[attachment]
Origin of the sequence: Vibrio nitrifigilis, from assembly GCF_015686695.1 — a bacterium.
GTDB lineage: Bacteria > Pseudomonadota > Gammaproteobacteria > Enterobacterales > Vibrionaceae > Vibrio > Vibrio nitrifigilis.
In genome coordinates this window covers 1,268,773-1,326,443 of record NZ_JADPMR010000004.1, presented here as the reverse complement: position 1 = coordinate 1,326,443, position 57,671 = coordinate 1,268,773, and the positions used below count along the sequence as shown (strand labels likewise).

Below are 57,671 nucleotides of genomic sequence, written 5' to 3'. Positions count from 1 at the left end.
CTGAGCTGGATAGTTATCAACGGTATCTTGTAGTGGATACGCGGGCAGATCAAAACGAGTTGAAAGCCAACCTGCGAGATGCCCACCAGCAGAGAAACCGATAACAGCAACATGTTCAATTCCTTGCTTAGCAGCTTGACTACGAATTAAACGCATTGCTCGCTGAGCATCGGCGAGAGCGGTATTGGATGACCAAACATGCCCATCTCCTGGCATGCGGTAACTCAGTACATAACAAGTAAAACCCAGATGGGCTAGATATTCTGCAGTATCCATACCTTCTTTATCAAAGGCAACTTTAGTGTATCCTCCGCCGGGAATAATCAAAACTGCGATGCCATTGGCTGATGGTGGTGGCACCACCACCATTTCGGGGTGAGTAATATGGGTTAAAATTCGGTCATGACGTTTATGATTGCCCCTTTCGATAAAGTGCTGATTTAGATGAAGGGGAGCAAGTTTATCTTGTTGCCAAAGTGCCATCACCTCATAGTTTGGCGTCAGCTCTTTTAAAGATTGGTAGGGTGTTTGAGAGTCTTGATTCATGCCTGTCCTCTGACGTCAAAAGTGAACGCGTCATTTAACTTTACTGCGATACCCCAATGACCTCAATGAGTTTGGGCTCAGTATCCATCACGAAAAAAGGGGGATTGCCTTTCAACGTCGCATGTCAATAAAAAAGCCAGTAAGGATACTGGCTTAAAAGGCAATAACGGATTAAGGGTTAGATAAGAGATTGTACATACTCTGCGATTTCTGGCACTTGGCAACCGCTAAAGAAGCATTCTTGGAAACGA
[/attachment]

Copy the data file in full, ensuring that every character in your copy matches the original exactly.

Origin of the sequence: Vibrio nitrifigilis, from assembly GCF_015686695.1 — a bacterium.
GTDB lineage: Bacteria > Pseudomonadota > Gammaproteobacteria > Enterobacterales > Vibrionaceae > Vibrio > Vibrio nitrifigilis.
In genome coordinates this window covers 1,268,773-1,326,443 of record NZ_JADPMR010000004.1, presented here as the reverse complement: position 1 = coordinate 1,326,443, position 57,671 = coordinate 1,268,773, and the positions used below count along the sequence as shown (strand labels likewise).

Below are 57,671 nucleotides of genomic sequence, written 5' to 3'. Positions count from 1 at the left end.
CTGAGCTGGATAGTTATCAACGGTATCTTGTAGTGGATACGCGGGCAGATCAAAACGAGTTGAAAGCCAACCTGCGAGATGCCCACCAGCAGAGAAACCGATAACAGCAACATGTTCAATTCCTTGCTTAGCAGCTTGACTACGAATTAAACGCATTGCTCGCTGAGCATCGGCGAGAGCGGTATTGGATGACCAAACATGCCCATCTCCTGGCATGCGGTAACTCAGTACATAACAAGTAAAACCCAGATGGGCTAGATATTCTGCAGTATCCATACCTTCTTTATCAAAGGCAACTTTAGTGTATCCTCCGCCGGGAATAATCAAAACTGCGATGCCATTGGCTGATGGTGGTGGCACCACCACCATTTCGGGGTGAGTAATATGGGTTAAAATTCGGTCATGACGTTTATGATTGCCCCTTTCGATAAAGTGCTGATTTAGATGAAGGGGAGCAAGTTTATCTTGTTGCCAAAGTGCCATCACCTCATAGTTTGGCGTCAGCTCTTTTAAAGATTGGTAGGGTGTTTGAGAGTCTTGATTCATGCCTGTCCTCTGACGTCAAAAGTGAACGCGTCATTTAACTTTACTGCGATACCCCAATGACCTCAATGAGTTTGGGCTCAGTATCCATCACGAAAAAAGGGGGATTGCCTTTCAACGTCGCATGTCAATAAAAAAGCCAGTAAGGATACTGGCTTAAAAGGCAATAACGGATTAAGGGTTAGATAAGAGATTGTACATACTCTGCGATTTCTGGCACTTGGCAACCGCTAAAGAAGCATTCTTGGAAACGA